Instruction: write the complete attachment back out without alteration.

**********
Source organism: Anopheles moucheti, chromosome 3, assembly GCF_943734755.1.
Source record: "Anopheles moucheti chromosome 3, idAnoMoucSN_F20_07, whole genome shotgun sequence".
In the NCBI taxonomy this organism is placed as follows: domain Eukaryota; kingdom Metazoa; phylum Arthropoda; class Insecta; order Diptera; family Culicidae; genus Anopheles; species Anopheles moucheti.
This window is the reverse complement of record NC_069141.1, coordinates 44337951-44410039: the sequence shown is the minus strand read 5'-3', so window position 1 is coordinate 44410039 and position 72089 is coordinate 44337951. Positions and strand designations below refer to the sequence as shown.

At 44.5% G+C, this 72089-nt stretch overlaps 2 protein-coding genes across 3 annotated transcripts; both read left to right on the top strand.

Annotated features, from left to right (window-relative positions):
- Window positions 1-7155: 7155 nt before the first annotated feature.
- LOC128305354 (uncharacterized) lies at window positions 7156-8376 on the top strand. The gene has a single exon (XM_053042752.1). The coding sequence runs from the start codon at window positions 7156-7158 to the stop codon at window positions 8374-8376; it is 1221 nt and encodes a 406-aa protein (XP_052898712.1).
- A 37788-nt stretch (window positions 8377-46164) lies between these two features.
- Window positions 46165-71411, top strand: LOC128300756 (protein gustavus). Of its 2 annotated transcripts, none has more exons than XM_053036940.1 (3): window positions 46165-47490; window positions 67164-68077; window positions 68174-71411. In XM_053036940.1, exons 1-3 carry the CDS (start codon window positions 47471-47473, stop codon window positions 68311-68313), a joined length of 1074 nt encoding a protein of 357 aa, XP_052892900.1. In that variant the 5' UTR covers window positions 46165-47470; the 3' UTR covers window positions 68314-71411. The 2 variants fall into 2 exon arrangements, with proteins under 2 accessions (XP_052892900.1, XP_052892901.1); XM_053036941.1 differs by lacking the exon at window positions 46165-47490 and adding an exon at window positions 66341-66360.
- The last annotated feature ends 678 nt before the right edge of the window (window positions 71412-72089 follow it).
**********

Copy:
Source organism: Anopheles moucheti, chromosome 3, assembly GCF_943734755.1.
Source record: "Anopheles moucheti chromosome 3, idAnoMoucSN_F20_07, whole genome shotgun sequence".
In the NCBI taxonomy this organism is placed as follows: domain Eukaryota; kingdom Metazoa; phylum Arthropoda; class Insecta; order Diptera; family Culicidae; genus Anopheles; species Anopheles moucheti.
This window is the reverse complement of record NC_069141.1, coordinates 44337951-44410039: the sequence shown is the minus strand read 5'-3', so window position 1 is coordinate 44410039 and position 72089 is coordinate 44337951. Positions and strand designations below refer to the sequence as shown.

At 44.5% G+C, this 72089-nt stretch overlaps 2 protein-coding genes across 3 annotated transcripts; both read left to right on the top strand.

Annotated features, from left to right (window-relative positions):
- Window positions 1-7155: 7155 nt before the first annotated feature.
- LOC128305354 (uncharacterized) lies at window positions 7156-8376 on the top strand. The gene has a single exon (XM_053042752.1). The coding sequence runs from the start codon at window positions 7156-7158 to the stop codon at window positions 8374-8376; it is 1221 nt and encodes a 406-aa protein (XP_052898712.1).
- A 37788-nt stretch (window positions 8377-46164) lies between these two features.
- Window positions 46165-71411, top strand: LOC128300756 (protein gustavus). Of its 2 annotated transcripts, none has more exons than XM_053036940.1 (3): window positions 46165-47490; window positions 67164-68077; window positions 68174-71411. In XM_053036940.1, exons 1-3 carry the CDS (start codon window positions 47471-47473, stop codon window positions 68311-68313), a joined length of 1074 nt encoding a protein of 357 aa, XP_052892900.1. In that variant the 5' UTR covers window positions 46165-47470; the 3' UTR covers window positions 68314-71411. The 2 variants fall into 2 exon arrangements, with proteins under 2 accessions (XP_052892900.1, XP_052892901.1); XM_053036941.1 differs by lacking the exon at window positions 46165-47490 and adding an exon at window positions 66341-66360.
- The last annotated feature ends 678 nt before the right edge of the window (window positions 71412-72089 follow it).